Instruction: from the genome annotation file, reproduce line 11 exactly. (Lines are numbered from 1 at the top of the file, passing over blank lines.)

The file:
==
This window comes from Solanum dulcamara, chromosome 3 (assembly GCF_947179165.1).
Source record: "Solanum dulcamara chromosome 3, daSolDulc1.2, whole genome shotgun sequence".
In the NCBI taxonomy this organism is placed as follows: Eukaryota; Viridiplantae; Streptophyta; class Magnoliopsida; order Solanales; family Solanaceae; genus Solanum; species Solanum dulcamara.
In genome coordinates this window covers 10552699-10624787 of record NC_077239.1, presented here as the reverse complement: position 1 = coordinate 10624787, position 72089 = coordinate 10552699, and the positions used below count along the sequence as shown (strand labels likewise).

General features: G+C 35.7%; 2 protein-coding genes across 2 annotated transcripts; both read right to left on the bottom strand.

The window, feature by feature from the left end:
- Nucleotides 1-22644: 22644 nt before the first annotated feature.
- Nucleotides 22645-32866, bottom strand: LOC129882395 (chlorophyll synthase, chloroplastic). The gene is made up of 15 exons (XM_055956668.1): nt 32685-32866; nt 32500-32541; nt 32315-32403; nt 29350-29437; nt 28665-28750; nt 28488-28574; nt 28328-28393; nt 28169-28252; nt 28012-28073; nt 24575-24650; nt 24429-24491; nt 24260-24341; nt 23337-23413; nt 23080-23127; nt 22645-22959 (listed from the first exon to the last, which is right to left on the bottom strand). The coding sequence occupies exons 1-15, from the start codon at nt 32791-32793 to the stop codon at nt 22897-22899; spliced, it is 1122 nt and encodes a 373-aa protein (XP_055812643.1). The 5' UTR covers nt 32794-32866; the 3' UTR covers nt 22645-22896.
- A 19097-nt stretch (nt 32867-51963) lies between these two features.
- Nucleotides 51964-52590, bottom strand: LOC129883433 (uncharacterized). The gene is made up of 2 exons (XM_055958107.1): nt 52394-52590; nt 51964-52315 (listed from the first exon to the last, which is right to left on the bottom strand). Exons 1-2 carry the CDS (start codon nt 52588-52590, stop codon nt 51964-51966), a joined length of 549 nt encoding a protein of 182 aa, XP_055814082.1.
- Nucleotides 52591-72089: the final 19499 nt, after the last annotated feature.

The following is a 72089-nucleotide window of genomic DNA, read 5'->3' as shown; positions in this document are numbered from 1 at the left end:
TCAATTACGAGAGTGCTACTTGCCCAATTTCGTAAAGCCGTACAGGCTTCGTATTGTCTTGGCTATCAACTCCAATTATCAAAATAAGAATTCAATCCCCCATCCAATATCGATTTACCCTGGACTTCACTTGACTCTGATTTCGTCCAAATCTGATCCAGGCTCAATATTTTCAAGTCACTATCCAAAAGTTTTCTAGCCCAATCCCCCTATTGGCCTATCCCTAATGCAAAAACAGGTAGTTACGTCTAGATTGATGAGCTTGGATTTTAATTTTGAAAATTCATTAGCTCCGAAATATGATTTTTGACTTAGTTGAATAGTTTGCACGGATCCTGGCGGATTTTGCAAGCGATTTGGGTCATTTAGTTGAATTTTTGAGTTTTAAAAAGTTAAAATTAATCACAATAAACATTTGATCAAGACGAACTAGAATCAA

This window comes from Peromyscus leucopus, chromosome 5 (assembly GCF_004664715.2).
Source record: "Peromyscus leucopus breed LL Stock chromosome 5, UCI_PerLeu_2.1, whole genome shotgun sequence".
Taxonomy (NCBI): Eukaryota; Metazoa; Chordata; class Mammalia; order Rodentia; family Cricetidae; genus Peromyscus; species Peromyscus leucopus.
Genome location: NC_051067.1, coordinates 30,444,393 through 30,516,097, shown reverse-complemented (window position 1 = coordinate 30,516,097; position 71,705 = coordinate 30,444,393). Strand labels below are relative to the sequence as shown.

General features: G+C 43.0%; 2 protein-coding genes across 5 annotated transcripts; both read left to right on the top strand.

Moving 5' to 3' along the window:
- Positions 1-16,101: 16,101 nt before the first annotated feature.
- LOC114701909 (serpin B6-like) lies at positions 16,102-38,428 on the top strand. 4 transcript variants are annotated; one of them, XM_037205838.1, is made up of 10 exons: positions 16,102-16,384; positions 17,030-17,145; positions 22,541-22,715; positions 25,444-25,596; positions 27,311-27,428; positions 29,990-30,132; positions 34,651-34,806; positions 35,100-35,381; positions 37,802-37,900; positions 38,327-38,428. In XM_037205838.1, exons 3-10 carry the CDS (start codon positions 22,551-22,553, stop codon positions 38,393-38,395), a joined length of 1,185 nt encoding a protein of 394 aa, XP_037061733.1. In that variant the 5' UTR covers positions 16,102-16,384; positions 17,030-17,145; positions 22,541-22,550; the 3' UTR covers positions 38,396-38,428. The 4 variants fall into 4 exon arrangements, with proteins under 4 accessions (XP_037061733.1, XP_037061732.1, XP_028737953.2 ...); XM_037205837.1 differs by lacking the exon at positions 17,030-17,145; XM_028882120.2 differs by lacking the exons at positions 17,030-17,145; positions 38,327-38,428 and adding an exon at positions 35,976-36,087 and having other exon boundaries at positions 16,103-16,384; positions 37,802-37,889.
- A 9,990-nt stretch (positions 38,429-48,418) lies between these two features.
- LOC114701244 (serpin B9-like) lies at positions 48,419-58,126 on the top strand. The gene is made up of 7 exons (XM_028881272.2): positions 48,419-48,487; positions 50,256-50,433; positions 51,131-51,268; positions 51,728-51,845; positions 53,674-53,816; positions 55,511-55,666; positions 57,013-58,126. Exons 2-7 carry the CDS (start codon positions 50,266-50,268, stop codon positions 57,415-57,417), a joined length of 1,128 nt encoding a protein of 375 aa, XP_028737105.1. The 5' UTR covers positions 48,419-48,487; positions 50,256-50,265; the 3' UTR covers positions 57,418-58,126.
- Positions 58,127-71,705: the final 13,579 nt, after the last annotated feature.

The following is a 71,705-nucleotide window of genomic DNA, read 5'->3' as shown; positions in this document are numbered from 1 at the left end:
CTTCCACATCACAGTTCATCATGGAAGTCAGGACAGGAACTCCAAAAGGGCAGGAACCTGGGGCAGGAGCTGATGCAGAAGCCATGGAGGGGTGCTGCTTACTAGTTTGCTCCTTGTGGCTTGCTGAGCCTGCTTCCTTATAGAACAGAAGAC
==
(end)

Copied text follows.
- Nucleotides 52591-72089: the final 19499 nt, after the last annotated feature.